Although academic institutions dominate the natural-science focused Nature Index, there is notable contribution from industry, which in 2014 represented nearly a quarter of institutions in the index, contributing to nearly 7% of articles. Analysis of collaborations in the index from 2012 to 2014 reveals several global hotspots in East Asia, Northwest Europe and the United States where there are multiple industry–academia collaborations. And although there are several factors behind this geographic clustering, ease of communication is eroding many of them.

“The barriers to global collaborations are very low right now,” says Edmund Graziani, head of bioconjugation chemistry and natural products discovery at Pfizer in Groton, Connecticut, who frequently collaborates with academics. New York-based Pfizer has more than half of its collaborations with institutions outside the United States (see 'Pfizer's partners') but Graziani says this is nothing out of the ordinary for a multi-national company. Pfizer is experienced at running long-distance projects, plus the company has several R&D centres across international locations that work together. “We don't typically see that as a barrier to collaboration,” he says.

It seems that location has little effect on the success of a collaboration.

Indeed, it seems that location has little effect on the success of a collaboration, according to a 2010 study1 by researchers from MIT, which interviewed 25 research-intensive multi-national companies. Study author, Julio Pertuzé, now at the Pontificia Universidad Católica in Chile, says that although geography has historically been considered integral to industry–university links, this is less true for collaborations between large firms and prestigious universities — those most often found in the Nature Index. There is a trend for clustering of businesses around top universities, though no established pattern for how these clusters start. “It is a little bit like the chicken and the egg in terms of how industry-university relationships evolve,” Pertuzé says. Such technology clusters can include university spin-off companies, larger corporate research centres and collaborative industry-university research initiatives, all attracted by the expertise the university can offer, and the networking opportunities within the cluster itself.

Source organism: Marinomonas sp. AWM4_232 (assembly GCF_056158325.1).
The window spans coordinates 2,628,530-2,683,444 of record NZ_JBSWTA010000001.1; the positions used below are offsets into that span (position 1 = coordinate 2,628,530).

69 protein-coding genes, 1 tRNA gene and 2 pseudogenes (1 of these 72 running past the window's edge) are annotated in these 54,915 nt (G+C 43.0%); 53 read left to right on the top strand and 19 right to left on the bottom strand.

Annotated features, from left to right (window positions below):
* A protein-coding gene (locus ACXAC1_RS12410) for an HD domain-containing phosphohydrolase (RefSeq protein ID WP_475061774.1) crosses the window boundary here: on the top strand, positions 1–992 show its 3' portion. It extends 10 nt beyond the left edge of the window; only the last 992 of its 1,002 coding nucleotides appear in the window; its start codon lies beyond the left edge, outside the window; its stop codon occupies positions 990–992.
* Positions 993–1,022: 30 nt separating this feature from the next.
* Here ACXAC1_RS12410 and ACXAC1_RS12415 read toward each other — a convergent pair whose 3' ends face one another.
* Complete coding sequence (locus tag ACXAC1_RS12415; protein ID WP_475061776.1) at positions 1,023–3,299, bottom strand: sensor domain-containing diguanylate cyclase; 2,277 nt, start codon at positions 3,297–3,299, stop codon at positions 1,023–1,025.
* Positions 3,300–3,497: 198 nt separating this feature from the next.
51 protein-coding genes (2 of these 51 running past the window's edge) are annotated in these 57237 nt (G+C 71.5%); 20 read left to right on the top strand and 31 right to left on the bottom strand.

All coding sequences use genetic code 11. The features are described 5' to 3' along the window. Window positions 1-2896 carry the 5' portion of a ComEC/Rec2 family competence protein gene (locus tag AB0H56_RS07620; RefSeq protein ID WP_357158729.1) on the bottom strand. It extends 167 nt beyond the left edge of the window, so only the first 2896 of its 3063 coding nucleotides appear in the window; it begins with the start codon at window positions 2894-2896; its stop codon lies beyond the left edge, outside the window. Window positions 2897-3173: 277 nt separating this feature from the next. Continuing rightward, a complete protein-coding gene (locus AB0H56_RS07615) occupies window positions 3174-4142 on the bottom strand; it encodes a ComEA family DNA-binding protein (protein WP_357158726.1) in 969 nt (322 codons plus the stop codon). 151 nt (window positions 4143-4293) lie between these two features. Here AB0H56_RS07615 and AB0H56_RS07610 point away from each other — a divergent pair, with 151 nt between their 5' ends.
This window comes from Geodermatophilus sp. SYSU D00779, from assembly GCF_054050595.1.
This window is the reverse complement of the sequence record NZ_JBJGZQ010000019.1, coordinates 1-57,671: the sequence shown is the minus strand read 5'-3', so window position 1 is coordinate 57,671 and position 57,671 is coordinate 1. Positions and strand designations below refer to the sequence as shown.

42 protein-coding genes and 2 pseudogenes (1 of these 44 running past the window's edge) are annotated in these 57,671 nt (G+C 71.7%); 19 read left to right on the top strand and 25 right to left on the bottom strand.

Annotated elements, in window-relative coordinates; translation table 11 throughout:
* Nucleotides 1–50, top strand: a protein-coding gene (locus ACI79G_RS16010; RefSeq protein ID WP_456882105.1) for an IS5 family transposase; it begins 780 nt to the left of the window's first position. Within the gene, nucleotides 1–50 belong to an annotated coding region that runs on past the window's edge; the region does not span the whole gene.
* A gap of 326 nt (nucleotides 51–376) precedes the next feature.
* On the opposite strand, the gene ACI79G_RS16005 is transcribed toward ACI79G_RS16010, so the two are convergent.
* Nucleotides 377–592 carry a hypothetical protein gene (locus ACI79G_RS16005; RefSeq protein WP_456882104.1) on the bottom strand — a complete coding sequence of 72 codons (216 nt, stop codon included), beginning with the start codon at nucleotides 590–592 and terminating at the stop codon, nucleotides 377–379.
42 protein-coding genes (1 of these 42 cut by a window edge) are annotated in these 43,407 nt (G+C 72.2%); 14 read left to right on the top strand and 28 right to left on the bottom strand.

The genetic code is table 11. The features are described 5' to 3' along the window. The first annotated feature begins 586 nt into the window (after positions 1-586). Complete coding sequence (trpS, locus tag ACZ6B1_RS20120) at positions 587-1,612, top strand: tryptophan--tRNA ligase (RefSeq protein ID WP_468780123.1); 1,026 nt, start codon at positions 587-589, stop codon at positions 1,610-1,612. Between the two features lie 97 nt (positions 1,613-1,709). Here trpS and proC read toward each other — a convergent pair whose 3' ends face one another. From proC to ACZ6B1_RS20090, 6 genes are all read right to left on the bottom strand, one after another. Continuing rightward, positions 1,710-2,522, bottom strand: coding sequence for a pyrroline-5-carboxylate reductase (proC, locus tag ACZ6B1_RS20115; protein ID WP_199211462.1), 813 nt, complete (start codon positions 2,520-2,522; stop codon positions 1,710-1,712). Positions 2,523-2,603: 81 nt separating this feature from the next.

In Japan, Osaka is the second largest industry–academia collaboration cluster after Tokyo. The city is home to several renowned universities including Osaka University as well as many electronics and pharmaceutical firms, such as Takeda Pharmaceutical Company, Sumitomo Electric Industries and Shionogi & Co. Ichio Shimada, a physical chemist in the University of Tokyo, has worked with Shionogi for five years. Shimada says the company contacted him because of its interest in his published work and conference presentations on cell membrane protein receptors and their molecular interactions.